I don’t know, but he won’t be in Gettysburg for the 150th anniversary of the Gettysburg Address.
The 150th anniversary of Abraham Lincoln’s Gettysburg Address is fast approaching. Click here for a rundown of events sponsored by the National Park Service in Gettysburg and various other organizations.
President Barack Obama has been invited to speak, but at this point has yet to confirm. We all know of the president’s close identification with our 16th president and for the obvious reasons his presence in Gettysburg should have been confirmed by now.
Why it hasn’t is a mystery to me, but perhaps these trips are scheduled late for security purposes. Given recent anti-NPS rhetoric, it would be nice to see the president side by side with Gettysburg Park officials.
So, do you think the president will travel to Gettysburg next month?
While I was in Gettysburg this past June for the CWI I took a few minutes to record a Civil War Trust Civil War in4 video with Garry Adelman on Civil War memory. I was way over-prepared and incredibly nervous. Let’s just say that I found it very difficult to whittle down this vast subject into a four minute segment, but somehow the editors managed to create some level of coherence out of the full recording.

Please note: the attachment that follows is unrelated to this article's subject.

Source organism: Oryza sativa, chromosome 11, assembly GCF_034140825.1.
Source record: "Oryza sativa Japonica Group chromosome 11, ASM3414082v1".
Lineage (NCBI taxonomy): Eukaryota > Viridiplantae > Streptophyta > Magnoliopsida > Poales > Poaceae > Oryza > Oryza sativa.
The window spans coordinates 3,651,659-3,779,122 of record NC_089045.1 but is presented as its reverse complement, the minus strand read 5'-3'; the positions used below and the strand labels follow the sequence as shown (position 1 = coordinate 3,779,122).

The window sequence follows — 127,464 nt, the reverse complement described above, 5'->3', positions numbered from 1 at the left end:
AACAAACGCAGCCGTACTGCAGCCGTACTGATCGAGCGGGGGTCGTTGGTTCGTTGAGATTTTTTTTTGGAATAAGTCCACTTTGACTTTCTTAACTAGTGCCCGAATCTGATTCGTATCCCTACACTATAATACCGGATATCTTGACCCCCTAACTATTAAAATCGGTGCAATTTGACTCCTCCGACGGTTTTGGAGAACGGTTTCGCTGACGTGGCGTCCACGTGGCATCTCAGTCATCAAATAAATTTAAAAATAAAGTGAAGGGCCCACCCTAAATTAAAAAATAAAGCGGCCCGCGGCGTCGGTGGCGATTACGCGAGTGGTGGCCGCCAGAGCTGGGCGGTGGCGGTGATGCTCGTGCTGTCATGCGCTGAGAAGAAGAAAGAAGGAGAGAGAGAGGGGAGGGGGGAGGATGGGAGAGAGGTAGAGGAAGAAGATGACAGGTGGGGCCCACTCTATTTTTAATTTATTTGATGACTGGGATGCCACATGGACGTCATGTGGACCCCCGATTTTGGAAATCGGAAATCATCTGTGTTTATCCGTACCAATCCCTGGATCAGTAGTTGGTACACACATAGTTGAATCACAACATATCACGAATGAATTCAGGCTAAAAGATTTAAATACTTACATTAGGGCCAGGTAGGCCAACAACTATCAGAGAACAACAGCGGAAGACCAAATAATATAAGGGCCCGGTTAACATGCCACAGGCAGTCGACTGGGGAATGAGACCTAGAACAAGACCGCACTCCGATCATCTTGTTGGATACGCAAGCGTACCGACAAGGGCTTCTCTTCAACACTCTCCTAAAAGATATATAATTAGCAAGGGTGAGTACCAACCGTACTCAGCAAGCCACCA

Thanks so much to Garry for giving me my shot at stardom. I hope this serves as a useful introduction for teachers who are looking to introduce the subject to their middle school and high school classrooms. Finally, you need not worry as I promise not to quite my day job.
This past weekend CSPAN aired the final panel from this past year’s Civil War Institute. The panel included yours truly and addressed a number of issues related to the war in 1863.
I haven’t been able to watch it on the road, which is a good thing since I can’t stand the sound of my own voice. Even worse, I sometimes exaggerate my claims as if I am blogging. It really is OK if visitors have fun on battlefields.
It’s a question that is on my mind right now as I work to complete an editorial for the Atlantic. We’ve commemorated the trifecta of our Civil War Sesquicentennial, which in my mind includes Emancipation, Gettysburg, and the 54th Massachusetts Volunteer Infantry. Other than the 150th anniversary of Lincoln’s Gettysburg Address, what else is there to acknowledge? It will be interesting to see whether President Obama accepts an invitation to speak at Gettysburg in November.
It seems to me that the war in 1864-65 takes the kind of turn that is not easily framed in the form of commemorations and celebrations. We shall see.